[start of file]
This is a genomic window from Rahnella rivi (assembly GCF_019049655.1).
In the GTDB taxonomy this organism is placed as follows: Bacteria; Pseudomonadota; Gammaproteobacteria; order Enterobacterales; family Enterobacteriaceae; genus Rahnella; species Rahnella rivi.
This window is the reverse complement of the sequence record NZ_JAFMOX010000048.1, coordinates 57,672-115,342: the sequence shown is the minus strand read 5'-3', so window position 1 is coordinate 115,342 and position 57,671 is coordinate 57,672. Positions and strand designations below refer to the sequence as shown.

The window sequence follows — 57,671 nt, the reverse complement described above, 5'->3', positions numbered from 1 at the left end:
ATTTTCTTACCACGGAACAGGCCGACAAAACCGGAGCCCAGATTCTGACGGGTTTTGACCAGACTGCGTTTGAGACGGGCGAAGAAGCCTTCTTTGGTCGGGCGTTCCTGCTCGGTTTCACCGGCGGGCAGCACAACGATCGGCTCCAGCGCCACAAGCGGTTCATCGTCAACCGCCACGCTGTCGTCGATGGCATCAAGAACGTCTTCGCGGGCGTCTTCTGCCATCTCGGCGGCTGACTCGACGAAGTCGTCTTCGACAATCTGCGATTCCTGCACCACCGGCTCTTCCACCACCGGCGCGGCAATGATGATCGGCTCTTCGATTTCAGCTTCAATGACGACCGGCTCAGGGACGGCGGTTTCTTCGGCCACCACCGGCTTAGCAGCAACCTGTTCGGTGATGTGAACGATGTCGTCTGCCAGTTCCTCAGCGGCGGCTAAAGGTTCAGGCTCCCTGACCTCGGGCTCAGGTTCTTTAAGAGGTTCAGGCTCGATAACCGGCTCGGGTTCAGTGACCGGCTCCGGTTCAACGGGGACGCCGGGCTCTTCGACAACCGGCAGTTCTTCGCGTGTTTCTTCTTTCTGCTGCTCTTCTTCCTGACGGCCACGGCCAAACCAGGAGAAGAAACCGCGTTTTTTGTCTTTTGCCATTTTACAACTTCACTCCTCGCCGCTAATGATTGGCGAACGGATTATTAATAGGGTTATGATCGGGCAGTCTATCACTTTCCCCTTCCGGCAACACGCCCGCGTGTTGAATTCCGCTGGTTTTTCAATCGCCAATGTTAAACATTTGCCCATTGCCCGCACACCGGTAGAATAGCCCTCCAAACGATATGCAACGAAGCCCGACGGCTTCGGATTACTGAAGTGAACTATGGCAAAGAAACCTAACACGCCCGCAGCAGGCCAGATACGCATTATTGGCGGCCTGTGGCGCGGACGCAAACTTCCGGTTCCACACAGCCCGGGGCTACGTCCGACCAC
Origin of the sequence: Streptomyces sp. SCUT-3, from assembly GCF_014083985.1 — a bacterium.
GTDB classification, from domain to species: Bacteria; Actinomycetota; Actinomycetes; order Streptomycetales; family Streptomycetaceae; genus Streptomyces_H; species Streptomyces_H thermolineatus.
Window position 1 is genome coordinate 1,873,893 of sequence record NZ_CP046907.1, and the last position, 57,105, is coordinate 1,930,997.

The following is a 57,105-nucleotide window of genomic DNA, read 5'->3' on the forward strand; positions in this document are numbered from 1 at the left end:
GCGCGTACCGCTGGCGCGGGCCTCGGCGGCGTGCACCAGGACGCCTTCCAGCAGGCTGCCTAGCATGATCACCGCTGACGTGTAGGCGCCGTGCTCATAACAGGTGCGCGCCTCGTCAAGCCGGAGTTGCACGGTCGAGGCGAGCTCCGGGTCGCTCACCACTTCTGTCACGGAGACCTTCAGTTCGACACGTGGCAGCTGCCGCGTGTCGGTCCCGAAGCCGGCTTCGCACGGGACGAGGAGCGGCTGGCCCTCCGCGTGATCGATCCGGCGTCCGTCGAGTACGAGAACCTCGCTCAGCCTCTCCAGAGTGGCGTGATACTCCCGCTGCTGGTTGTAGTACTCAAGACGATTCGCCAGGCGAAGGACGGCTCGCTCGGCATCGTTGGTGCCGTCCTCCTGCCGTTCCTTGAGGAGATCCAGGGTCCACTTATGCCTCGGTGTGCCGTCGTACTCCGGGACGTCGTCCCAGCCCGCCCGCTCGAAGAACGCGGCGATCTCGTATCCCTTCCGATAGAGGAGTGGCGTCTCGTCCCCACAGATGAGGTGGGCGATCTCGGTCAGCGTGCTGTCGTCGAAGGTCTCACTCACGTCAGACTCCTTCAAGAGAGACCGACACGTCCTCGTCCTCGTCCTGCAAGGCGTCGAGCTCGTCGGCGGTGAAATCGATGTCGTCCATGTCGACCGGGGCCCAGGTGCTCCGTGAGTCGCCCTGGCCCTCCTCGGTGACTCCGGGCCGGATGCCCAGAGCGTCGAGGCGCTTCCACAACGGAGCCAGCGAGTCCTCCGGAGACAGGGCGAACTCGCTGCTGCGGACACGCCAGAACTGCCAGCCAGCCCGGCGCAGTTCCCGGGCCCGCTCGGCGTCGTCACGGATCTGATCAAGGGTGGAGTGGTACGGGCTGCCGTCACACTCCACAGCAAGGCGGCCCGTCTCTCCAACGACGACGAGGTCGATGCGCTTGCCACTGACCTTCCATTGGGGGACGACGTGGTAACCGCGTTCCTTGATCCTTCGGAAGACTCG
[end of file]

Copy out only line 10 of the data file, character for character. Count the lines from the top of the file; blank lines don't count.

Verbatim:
GCGCGTACCGCTGGCGCGGGCCTCGGCGGCGTGCACCAGGACGCCTTCCAGCAGGCTGCCTAGCATGATCACCGCTGACGTGTAGGCGCCGTGCTCATAACAGGTGCGCGCCTCGTCAAGCCGGAGTTGCACGGTCGAGGCGAGCTCCGGGTCGCTCACCACTTCTGTCACGGAGACCTTCAGTTCGACACGTGGCAGCTGCCGCGTGTCGGTCCCGAAGCCGGCTTCGCACGGGACGAGGAGCGGCTGGCCCTCCGCGTGATCGATCCGGCGTCCGTCGAGTACGAGAACCTCGCTCAGCCTCTCCAGAGTGGCGTGATACTCCCGCTGCTGGTTGTAGTACTCAAGACGATTCGCCAGGCGAAGGACGGCTCGCTCGGCATCGTTGGTGCCGTCCTCCTGCCGTTCCTTGAGGAGATCCAGGGTCCACTTATGCCTCGGTGTGCCGTCGTACTCCGGGACGTCGTCCCAGCCCGCCCGCTCGAAGAACGCGGCGATCTCGTATCCCTTCCGATAGAGGAGTGGCGTCTCGTCCCCACAGATGAGGTGGGCGATCTCGGTCAGCGTGCTGTCGTCGAAGGTCTCACTCACGTCAGACTCCTTCAAGAGAGACCGACACGTCCTCGTCCTCGTCCTGCAAGGCGTCGAGCTCGTCGGCGGTGAAATCGATGTCGTCCATGTCGACCGGGGCCCAGGTGCTCCGTGAGTCGCCCTGGCCCTCCTCGGTGACTCCGGGCCGGATGCCCAGAGCGTCGAGGCGCTTCCACAACGGAGCCAGCGAGTCCTCCGGAGACAGGGCGAACTCGCTGCTGCGGACACGCCAGAACTGCCAGCCAGCCCGGCGCAGTTCCCGGGCCCGCTCGGCGTCGTCACGGATCTGATCAAGGGTGGAGTGGTACGGGCTGCCGTCACACTCCACAGCAAGGCGGCCCGTCTCTCCAACGACGACGAGGTCGATGCGCTTGCCACTGACCTTCCATTGGGGGACGACGTGGTAACCGCGTTCCTTGATCCTTCGGAAGACTCG